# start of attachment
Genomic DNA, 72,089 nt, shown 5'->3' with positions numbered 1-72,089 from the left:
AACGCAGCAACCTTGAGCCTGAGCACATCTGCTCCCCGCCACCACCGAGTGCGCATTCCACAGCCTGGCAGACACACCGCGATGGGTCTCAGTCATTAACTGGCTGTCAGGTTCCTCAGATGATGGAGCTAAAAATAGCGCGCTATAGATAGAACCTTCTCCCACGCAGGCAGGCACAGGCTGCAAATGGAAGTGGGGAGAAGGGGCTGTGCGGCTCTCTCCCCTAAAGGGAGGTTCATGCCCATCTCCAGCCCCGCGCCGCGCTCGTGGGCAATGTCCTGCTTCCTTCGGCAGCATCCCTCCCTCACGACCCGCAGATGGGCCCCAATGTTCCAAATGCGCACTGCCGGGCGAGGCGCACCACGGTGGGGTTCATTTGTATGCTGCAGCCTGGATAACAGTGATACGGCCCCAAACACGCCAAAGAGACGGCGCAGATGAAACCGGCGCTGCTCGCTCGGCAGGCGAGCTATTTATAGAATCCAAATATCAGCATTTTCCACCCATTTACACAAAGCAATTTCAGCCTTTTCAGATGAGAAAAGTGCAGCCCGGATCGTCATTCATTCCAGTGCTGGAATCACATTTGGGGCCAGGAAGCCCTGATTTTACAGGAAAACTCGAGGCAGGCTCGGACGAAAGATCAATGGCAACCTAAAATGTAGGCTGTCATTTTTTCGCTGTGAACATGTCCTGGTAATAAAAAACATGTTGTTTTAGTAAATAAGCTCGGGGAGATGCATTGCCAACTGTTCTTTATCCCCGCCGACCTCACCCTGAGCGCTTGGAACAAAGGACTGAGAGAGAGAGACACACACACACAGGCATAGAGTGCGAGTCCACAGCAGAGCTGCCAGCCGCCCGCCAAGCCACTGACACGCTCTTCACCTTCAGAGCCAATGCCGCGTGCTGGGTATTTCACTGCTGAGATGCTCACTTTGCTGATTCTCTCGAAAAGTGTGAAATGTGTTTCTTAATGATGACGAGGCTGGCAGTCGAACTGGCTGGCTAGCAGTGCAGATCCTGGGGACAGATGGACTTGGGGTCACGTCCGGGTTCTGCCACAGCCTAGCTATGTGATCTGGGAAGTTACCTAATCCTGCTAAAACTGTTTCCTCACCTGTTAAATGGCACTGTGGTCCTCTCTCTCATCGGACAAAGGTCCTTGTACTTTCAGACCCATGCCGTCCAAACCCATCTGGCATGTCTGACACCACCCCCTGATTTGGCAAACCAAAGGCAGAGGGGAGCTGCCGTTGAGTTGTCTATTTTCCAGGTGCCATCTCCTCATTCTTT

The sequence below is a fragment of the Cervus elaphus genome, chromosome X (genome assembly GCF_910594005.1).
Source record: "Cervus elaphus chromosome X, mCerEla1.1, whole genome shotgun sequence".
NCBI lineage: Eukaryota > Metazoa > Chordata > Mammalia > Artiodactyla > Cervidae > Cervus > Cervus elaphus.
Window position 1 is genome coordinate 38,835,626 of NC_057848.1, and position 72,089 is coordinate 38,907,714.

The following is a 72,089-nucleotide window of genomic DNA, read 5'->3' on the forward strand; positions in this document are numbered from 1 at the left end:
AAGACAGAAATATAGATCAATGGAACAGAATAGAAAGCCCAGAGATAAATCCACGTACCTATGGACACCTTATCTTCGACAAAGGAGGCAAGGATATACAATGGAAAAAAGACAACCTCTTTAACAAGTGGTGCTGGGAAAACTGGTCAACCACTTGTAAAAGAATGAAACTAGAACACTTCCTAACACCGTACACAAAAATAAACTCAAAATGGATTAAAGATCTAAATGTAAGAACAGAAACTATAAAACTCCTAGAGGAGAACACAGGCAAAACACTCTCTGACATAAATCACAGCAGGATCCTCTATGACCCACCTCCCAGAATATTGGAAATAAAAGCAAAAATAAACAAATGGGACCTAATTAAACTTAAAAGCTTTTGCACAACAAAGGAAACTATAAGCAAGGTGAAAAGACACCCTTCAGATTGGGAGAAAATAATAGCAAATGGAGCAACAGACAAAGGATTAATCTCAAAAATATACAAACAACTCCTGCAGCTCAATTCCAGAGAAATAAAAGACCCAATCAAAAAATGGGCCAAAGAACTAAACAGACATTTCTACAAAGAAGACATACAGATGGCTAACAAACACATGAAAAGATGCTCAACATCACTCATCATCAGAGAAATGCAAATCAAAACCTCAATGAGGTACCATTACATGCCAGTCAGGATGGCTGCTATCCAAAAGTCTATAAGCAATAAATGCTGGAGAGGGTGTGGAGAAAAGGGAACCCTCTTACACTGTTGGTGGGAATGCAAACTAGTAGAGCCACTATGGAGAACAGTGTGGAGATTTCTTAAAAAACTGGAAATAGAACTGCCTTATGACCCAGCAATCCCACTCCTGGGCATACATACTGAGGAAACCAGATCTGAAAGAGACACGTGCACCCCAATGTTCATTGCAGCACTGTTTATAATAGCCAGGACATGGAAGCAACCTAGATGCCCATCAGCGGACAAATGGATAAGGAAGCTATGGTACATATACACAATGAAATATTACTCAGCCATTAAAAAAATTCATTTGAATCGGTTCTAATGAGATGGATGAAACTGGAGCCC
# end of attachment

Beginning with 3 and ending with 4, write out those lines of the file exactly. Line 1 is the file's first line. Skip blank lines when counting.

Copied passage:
The sequence below is a fragment of the Cervus elaphus genome, chromosome X (genome assembly GCF_910594005.1).
Source record: "Cervus elaphus chromosome X, mCerEla1.1, whole genome shotgun sequence".